Using Color To Stand Out From The Crowd

In an earlier article I talked about music as one of the three things tha caused former Indian Creek Nature Center director Rich Patterson to say “”I like yours because they are outstanding and very much set a mood.”

The second thing I think that helps my films stand out and set a mood is color.

Mama Don’t Take My Kodachrome Away

I love looking at other filmmakers work. One thing I’ve noticed with a lot of them is that they use a very neutral look to their films. Contrast is not too harsh or too soft, colors aren’t too bright or too muted. Everything is right down the middle. Not too much, not too little.

I got my start capturing nature and wildlife shooting black and white film on an old Brownie camera. When I moved to Japan in the early seventies, I was given a 35mm camera and discovered the wonderful look of.Kodachrome 64 and Kodachrome 25.

I think being in Japan was a perfect place for me to learn about the wonderful colors and punchy contrast of Kodachrome.  The gardens, rice paddies and lotus flowers all were captured again and again as I learned about still photography. When I switched over to video in 2005, I wanted the look of Kodachrome in my video as well.

Two Schools Of Thought

When it comes to shooting video there are two schools of thought. Shoot it flat, meaning shoot the subjects with neutral color and contrast then create the “look” you want in post production.

This is great is you’re shooting stock footage or not sure of the look you want in your film.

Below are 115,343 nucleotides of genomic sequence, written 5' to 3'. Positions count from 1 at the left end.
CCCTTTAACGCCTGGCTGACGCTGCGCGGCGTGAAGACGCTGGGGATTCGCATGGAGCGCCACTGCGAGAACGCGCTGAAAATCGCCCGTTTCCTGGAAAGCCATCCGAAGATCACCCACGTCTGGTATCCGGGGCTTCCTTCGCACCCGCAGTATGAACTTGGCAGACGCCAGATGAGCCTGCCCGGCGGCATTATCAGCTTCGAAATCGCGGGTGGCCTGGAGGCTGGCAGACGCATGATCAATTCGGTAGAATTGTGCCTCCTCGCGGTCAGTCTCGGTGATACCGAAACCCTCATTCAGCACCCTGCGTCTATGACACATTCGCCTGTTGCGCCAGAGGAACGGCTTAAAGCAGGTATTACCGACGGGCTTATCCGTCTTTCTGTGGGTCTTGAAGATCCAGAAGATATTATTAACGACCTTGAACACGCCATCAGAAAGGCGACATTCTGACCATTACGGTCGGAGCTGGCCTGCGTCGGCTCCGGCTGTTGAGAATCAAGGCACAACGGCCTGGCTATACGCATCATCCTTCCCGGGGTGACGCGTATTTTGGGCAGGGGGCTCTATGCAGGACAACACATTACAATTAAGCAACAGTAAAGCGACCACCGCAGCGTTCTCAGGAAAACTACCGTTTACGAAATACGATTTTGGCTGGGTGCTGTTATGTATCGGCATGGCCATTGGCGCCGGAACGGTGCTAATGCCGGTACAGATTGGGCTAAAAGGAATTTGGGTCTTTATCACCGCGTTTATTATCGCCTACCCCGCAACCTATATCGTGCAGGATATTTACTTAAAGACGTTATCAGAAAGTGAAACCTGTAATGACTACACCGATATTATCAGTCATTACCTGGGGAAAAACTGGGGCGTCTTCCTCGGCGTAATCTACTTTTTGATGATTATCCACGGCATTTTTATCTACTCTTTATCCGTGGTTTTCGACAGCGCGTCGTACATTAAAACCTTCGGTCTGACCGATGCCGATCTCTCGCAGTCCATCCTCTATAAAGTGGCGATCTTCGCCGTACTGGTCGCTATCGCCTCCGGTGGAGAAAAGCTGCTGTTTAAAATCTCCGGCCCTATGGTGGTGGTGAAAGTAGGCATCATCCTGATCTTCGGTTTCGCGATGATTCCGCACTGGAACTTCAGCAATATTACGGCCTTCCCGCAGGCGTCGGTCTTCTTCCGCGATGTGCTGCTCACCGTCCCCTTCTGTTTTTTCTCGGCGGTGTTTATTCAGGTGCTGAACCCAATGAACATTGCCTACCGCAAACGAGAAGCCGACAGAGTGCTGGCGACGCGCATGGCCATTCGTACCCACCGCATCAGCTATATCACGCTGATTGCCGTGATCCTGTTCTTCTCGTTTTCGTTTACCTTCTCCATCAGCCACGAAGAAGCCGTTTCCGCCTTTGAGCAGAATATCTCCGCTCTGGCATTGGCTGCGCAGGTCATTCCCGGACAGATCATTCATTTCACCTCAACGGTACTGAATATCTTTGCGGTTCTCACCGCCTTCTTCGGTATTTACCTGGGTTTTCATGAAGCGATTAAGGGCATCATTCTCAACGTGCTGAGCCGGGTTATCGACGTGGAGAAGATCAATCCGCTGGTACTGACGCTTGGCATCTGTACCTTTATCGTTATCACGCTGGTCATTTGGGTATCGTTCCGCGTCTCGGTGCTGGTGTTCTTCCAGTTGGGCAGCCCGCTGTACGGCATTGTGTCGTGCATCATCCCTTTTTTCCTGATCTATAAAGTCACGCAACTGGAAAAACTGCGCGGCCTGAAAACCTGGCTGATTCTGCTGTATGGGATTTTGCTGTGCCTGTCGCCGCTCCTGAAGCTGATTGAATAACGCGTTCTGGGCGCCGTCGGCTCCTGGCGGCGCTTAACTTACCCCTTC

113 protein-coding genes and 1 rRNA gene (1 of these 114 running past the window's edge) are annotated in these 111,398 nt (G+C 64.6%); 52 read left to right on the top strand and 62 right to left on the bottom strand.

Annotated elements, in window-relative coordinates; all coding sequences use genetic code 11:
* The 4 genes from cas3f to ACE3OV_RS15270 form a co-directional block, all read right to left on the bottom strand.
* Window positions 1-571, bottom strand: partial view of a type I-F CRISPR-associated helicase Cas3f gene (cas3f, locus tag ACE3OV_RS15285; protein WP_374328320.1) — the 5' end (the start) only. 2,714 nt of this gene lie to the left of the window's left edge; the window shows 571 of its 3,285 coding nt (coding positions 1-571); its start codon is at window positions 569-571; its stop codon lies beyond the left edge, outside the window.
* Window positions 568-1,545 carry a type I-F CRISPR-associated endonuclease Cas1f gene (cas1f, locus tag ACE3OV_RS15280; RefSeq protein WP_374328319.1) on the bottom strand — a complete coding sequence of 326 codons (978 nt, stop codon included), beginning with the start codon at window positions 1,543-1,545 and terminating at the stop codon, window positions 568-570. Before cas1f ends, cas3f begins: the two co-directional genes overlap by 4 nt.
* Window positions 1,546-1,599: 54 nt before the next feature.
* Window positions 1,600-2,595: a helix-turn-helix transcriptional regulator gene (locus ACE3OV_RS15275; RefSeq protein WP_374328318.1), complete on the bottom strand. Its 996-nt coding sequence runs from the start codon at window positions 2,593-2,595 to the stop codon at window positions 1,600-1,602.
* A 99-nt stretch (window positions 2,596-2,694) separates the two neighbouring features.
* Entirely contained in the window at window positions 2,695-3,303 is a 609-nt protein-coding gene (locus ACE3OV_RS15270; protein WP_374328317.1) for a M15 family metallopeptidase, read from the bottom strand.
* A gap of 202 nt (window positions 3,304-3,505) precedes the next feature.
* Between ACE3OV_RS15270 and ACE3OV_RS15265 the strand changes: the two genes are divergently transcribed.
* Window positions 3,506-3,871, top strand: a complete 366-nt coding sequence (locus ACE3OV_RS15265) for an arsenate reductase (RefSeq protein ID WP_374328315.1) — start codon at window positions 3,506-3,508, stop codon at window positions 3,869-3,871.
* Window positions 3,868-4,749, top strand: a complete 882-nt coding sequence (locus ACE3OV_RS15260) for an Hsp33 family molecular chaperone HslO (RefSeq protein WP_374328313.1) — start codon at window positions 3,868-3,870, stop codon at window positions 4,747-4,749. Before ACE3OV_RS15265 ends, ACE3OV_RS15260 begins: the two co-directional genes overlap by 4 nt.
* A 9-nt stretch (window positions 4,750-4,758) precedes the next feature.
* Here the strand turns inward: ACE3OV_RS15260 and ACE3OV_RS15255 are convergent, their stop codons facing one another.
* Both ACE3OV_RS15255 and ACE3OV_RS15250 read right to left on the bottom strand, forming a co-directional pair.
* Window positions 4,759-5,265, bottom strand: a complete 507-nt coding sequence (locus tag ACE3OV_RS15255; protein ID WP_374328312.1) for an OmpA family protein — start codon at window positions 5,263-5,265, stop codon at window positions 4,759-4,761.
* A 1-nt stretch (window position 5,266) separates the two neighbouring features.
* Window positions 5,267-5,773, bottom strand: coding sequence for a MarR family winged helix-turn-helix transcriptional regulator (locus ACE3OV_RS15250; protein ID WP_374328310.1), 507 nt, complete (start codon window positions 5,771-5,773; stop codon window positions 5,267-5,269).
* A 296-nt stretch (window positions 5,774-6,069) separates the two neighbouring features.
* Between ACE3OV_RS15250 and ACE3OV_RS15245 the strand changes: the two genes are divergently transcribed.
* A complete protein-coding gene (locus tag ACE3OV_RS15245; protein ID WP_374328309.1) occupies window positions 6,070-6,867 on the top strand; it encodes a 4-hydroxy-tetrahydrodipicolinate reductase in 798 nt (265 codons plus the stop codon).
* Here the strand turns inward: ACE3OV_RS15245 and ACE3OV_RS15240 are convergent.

The other school of thought is to shoot the video how you want it to look in camera by adjusting the settings until you get the look you want.

What this means is that the camera records your subject exactly how you want it to look in your film. You tweak the camera to give you the color, saturation and contrast as it records. This method requires very little if any post production work and this is the method that I prefer.

The downside to shooting your look in camera is that it makes more work for you if you want to change the look to something else.

I tend to crush my blacks in camera, meaning I set the camera so that the darker areas lose all detail and are pure black. Once this detail is gone, you can’t get it back. So you really need to be confident in the look you are going after if you want to shoot your look in camera.

There’s No Secret To My Look

Quite often I get emails asking if I’d be willing to share the settings on my camera to get the look that I use in all my footage. There really is no secret. I pump up the color saturation and crush the blacks. That’s it. There are a million and one settings on my camera but I only tweak two. Chroma and Master Ped. That’s it. That’s my secret to getting that Kodachrome look that I love so much.